A distinguished columnist, editor and foreign correspondent, Wes Pruden has been a leading voice of conservative thought for more than three decades.
The jetliner that changed everything
COBH, Ireland -- The jet airplane has changed everything, and nothing has changed more than the means of escape from squalor and oppression. The pursuit of the huddled masses yearning to breathe free, pursuing freedom and opportunity in the city on the hill, can be a part-time job now. For that, we can thank Bill Boeing and Donald Douglas, the builders of the first transcontinental airliners.
For the earlier waves of immigrants to the United States, there was no going back. Once in the new land, the huddled masses were there to stay. The price of a return (a six-week passage in the hull of a stinking immigrant ship) was beyond the ability of nearly all. Having tempted fate and fortune once, few were willing to brave bucketing privation and constant peril again.
Coming up with the price of a return ticket on a scheduled airline, or risking survival in the back of a creaking truck or rattletrap jalopy across a border can be difficult, but not improbable. No one needs to stay in the new land if the dream of a better life turns to vapor. Governments all across the top half of the hemisphere are struggling now to deal with the consequences of casual citizenship.
A decision to leave the old country in the old days could not be taken lightly; saying goodbye to family and friends was usually goodbye for good. Once in the New World, it was assimilation, the adoption of a new language and new culture with new traditions _ or else.
The horrific passage of the early immigrants to North America is graphically told in two new museums in Cobh and Skibbereen on the south coast of County Cork. The exhibits document the passage of millions of Irish to North America, one of the greatest immigration waves in history. They were propelled by hunger and famine, transforming both old country and the new lands in ways big and small.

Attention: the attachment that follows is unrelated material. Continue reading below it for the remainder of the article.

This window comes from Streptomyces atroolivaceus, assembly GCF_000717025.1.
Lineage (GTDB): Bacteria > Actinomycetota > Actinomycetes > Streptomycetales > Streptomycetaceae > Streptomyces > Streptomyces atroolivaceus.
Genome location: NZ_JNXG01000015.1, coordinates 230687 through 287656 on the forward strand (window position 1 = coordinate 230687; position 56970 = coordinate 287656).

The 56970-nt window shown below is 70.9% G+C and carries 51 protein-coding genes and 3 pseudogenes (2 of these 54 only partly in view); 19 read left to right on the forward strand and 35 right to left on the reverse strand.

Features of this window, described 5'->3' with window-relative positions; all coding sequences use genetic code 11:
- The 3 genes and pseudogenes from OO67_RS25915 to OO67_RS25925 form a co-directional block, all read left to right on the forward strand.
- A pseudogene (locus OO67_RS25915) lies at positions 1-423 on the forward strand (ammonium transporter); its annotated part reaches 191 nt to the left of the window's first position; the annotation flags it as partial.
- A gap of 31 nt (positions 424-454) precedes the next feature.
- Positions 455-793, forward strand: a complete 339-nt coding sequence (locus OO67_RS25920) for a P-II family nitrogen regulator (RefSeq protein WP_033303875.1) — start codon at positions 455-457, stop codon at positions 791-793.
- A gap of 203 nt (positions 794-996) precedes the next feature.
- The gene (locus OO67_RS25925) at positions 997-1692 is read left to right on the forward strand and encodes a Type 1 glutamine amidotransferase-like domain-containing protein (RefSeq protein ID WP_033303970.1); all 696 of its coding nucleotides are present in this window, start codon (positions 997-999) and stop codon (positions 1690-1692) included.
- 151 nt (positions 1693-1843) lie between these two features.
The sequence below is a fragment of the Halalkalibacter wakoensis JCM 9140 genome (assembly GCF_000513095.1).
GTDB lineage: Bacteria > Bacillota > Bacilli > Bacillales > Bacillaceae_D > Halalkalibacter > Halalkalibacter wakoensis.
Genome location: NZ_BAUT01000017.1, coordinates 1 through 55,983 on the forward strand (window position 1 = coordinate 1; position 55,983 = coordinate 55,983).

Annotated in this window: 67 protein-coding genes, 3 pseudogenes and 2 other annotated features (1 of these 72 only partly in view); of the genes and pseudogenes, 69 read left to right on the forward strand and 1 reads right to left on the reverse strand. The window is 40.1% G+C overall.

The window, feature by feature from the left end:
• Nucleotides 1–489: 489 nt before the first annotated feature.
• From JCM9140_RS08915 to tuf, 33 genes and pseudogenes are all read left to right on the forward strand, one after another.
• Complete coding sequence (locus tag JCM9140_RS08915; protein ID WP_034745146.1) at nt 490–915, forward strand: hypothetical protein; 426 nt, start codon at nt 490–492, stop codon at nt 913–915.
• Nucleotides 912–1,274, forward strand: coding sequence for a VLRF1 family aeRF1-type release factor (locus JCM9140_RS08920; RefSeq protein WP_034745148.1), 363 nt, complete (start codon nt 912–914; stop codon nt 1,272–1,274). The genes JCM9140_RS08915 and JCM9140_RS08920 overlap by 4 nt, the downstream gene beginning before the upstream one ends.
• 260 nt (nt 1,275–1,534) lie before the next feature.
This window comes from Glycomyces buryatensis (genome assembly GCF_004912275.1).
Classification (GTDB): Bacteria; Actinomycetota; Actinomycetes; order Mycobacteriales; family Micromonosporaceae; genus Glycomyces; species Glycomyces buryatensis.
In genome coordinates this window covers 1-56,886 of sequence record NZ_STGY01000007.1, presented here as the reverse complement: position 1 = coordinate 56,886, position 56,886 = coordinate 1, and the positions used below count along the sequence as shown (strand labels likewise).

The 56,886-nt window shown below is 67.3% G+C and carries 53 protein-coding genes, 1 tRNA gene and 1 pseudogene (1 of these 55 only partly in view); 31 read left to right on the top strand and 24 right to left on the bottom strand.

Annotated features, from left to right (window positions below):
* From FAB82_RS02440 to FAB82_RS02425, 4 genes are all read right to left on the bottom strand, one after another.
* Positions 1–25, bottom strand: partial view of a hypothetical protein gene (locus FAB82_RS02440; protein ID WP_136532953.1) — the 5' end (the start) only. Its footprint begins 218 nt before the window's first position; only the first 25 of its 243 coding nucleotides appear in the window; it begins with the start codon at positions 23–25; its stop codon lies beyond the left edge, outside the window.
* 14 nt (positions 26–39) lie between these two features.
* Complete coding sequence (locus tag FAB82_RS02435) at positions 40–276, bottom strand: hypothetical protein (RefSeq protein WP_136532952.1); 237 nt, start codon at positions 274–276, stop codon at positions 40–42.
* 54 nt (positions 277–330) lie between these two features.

Between 1850 and 1860, as the potato famine emptied the isolated villages and lonely farms at the southwest tip of the auld sod, more than a million Irish men, women and children left Ireland, most from the small port town of Cobh _ called Queenstown then _ and many from Skibbereen. More than 5 million would follow over the following century. The voyage to North America, which could take up to six weeks, was made more horrific by shortage of food and water, spoilage and disease. A sudden attack of disease, usually dysentary, often ended with a few words of Christian consolation and a burial sack thrown into the sea.
A typical meal was a hard biscuit, a few grains of oatmeal or wheat flour and a handful of rice, together with any meat and tea the more fortunate travelers had brought with them. There were no cooking fires during the frequent storms and rough weather that roil the North Atlantic passage. Travelers could go weeks without hot food. Passage today on a big Boeing of Delta Air Lines, typically with ice cream and cake served at tea, sends a traveler from Dublin to North America in nine hours.
The leave-taking of old was a ceremony of both hope and regrets. An immigrant’s last night in the old country was a wake in the Irish tradition of waking, or watching, the dead before burial the next day. Since the departing emigrant, usually the oldest son and sometimes the older daughter, was not likely ever to be seen again, he or she was regarded as already dead to those left behind. When the singing, dancing and supping ended close to midnight, friends and relatives, a mother and father, would take their leave with one last long embrace.
The statistics of 19th century immigration demonstrate how the culture and traditions of America came to be. In the decade between 1850 and 1860, when just over a million Irish departed for North America, by far the most to the United States, almost as many Germans followed. So did nearly a half-million Englishmen, Scots and Welsh, to help shape the culture in the New World by adopting it with gratitude and enthusiasm.
With the arrival of the jet airliner the passage no longer took weeks, but hours, and it was no longer assimilation or else. Ties to the old country in South America, Africa, Asia and the Middle East no longer be severed or even disrupted. The explorer Hernando Cortez landed in the New World with a famous order to his troops on the landing beach: “Burn the boats.” It was an example now discarded, and it’s the new immigrants paying the price.
Wesley Pruden is editor emeritus of The Washington Times.
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